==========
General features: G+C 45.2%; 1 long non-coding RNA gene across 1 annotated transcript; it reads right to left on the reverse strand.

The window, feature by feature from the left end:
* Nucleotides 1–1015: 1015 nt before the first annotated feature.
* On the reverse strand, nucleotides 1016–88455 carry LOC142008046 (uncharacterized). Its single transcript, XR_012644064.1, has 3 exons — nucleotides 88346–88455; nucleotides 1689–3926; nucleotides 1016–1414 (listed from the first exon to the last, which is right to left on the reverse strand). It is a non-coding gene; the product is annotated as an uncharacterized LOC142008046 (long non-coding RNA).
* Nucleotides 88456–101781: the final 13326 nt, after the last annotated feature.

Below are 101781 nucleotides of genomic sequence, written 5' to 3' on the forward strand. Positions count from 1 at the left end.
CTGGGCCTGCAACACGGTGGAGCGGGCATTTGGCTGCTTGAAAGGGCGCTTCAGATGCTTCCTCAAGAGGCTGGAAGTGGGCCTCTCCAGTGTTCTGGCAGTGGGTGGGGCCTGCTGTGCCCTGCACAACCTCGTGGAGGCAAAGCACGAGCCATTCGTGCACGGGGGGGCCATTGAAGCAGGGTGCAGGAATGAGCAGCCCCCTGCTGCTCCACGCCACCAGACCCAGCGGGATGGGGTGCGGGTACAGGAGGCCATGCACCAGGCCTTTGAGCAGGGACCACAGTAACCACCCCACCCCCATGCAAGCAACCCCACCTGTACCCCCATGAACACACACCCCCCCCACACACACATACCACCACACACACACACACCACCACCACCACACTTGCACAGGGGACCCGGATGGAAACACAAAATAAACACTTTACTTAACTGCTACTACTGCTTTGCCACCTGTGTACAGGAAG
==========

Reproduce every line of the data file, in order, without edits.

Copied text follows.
General features: G+C 45.2%; 1 long non-coding RNA gene across 1 annotated transcript; it reads right to left on the reverse strand.

The window, feature by feature from the left end:
* Nucleotides 1–1015: 1015 nt before the first annotated feature.
* On the reverse strand, nucleotides 1016–88455 carry LOC142008046 (uncharacterized). Its single transcript, XR_012644064.1, has 3 exons — nucleotides 88346–88455; nucleotides 1689–3926; nucleotides 1016–1414 (listed from the first exon to the last, which is right to left on the reverse strand). It is a non-coding gene; the product is annotated as an uncharacterized LOC142008046 (long non-coding RNA).
* Nucleotides 88456–101781: the final 13326 nt, after the last annotated feature.

Below are 101781 nucleotides of genomic sequence, written 5' to 3' on the forward strand. Positions count from 1 at the left end.
CTGGGCCTGCAACACGGTGGAGCGGGCATTTGGCTGCTTGAAAGGGCGCTTCAGATGCTTCCTCAAGAGGCTGGAAGTGGGCCTCTCCAGTGTTCTGGCAGTGGGTGGGGCCTGCTGTGCCCTGCACAACCTCGTGGAGGCAAAGCACGAGCCATTCGTGCACGGGGGGGCCATTGAAGCAGGGTGCAGGAATGAGCAGCCCCCTGCTGCTCCACGCCACCAGACCCAGCGGGATGGGGTGCGGGTACAGGAGGCCATGCACCAGGCCTTTGAGCAGGGACCACAGTAACCACCCCACCCCCATGCAAGCAACCCCACCTGTACCCCCATGAACACACACCCCCCCCACACACACATACCACCACACACACACACACCACCACCACCACACTTGCACAGGGGACCCGGATGGAAACACAAAATAAACACTTTACTTAACTGCTACTACTGCTTTGCCACCTGTGTACAGGAAG